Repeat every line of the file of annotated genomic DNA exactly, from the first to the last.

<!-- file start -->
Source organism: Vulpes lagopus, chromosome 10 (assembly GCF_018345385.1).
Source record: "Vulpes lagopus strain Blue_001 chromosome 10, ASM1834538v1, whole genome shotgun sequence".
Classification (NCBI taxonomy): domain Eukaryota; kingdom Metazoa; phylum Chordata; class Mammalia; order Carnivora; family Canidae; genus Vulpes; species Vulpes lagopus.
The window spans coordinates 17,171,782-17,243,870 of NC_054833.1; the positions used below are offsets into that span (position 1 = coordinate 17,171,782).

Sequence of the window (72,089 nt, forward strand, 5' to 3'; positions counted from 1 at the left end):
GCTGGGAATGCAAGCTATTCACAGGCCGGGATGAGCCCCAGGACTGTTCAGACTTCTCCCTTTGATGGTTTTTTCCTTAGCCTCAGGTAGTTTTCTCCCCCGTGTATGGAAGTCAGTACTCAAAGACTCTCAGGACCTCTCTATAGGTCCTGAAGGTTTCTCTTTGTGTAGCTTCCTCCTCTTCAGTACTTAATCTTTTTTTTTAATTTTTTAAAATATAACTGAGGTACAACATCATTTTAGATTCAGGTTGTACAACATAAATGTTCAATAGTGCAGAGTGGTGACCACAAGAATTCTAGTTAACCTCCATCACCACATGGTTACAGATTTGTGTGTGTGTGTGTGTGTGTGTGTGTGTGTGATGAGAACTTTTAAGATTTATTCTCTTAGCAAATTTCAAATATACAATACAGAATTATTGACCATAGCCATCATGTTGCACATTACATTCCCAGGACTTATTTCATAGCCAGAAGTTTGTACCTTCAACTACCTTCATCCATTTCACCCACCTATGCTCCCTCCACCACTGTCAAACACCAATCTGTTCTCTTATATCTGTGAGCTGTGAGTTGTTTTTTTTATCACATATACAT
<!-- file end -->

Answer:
Source organism: Vulpes lagopus, chromosome 10 (assembly GCF_018345385.1).
Source record: "Vulpes lagopus strain Blue_001 chromosome 10, ASM1834538v1, whole genome shotgun sequence".
Classification (NCBI taxonomy): domain Eukaryota; kingdom Metazoa; phylum Chordata; class Mammalia; order Carnivora; family Canidae; genus Vulpes; species Vulpes lagopus.
The window spans coordinates 17,171,782-17,243,870 of NC_054833.1; the positions used below are offsets into that span (position 1 = coordinate 17,171,782).

Sequence of the window (72,089 nt, forward strand, 5' to 3'; positions counted from 1 at the left end):
GCTGGGAATGCAAGCTATTCACAGGCCGGGATGAGCCCCAGGACTGTTCAGACTTCTCCCTTTGATGGTTTTTTCCTTAGCCTCAGGTAGTTTTCTCCCCCGTGTATGGAAGTCAGTACTCAAAGACTCTCAGGACCTCTCTATAGGTCCTGAAGGTTTCTCTTTGTGTAGCTTCCTCCTCTTCAGTACTTAATCTTTTTTTTTAATTTTTTAAAATATAACTGAGGTACAACATCATTTTAGATTCAGGTTGTACAACATAAATGTTCAATAGTGCAGAGTGGTGACCACAAGAATTCTAGTTAACCTCCATCACCACATGGTTACAGATTTGTGTGTGTGTGTGTGTGTGTGTGTGTGTGTGATGAGAACTTTTAAGATTTATTCTCTTAGCAAATTTCAAATATACAATACAGAATTATTGACCATAGCCATCATGTTGCACATTACATTCCCAGGACTTATTTCATAGCCAGAAGTTTGTACCTTCAACTACCTTCATCCATTTCACCCACCTATGCTCCCTCCACCACTGTCAAACACCAATCTGTTCTCTTATATCTGTGAGCTGTGAGTTGTTTTTTTTATCACATATACAT